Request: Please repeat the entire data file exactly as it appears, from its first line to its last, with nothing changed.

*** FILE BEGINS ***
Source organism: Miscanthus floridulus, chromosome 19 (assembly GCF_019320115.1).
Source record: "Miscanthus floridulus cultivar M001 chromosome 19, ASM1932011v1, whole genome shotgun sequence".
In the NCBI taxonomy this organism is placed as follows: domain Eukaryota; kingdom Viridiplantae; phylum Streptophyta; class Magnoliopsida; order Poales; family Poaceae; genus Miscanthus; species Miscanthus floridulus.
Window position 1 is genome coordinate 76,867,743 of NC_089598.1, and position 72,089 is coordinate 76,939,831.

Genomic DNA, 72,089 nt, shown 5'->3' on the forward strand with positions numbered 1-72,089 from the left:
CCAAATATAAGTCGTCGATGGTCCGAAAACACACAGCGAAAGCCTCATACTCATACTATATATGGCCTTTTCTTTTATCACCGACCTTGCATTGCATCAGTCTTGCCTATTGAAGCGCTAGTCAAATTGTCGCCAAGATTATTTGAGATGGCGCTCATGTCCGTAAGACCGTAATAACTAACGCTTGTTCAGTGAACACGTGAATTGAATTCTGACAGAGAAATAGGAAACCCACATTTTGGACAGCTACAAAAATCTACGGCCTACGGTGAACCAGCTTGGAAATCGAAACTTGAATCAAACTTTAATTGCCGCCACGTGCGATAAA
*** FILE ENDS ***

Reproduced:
Source organism: Miscanthus floridulus, chromosome 19 (assembly GCF_019320115.1).
Source record: "Miscanthus floridulus cultivar M001 chromosome 19, ASM1932011v1, whole genome shotgun sequence".
In the NCBI taxonomy this organism is placed as follows: domain Eukaryota; kingdom Viridiplantae; phylum Streptophyta; class Magnoliopsida; order Poales; family Poaceae; genus Miscanthus; species Miscanthus floridulus.
Window position 1 is genome coordinate 76,867,743 of NC_089598.1, and position 72,089 is coordinate 76,939,831.

Genomic DNA, 72,089 nt, shown 5'->3' on the forward strand with positions numbered 1-72,089 from the left:
CCAAATATAAGTCGTCGATGGTCCGAAAACACACAGCGAAAGCCTCATACTCATACTATATATGGCCTTTTCTTTTATCACCGACCTTGCATTGCATCAGTCTTGCCTATTGAAGCGCTAGTCAAATTGTCGCCAAGATTATTTGAGATGGCGCTCATGTCCGTAAGACCGTAATAACTAACGCTTGTTCAGTGAACACGTGAATTGAATTCTGACAGAGAAATAGGAAACCCACATTTTGGACAGCTACAAAAATCTACGGCCTACGGTGAACCAGCTTGGAAATCGAAACTTGAATCAAACTTTAATTGCCGCCACGTGCGATAAA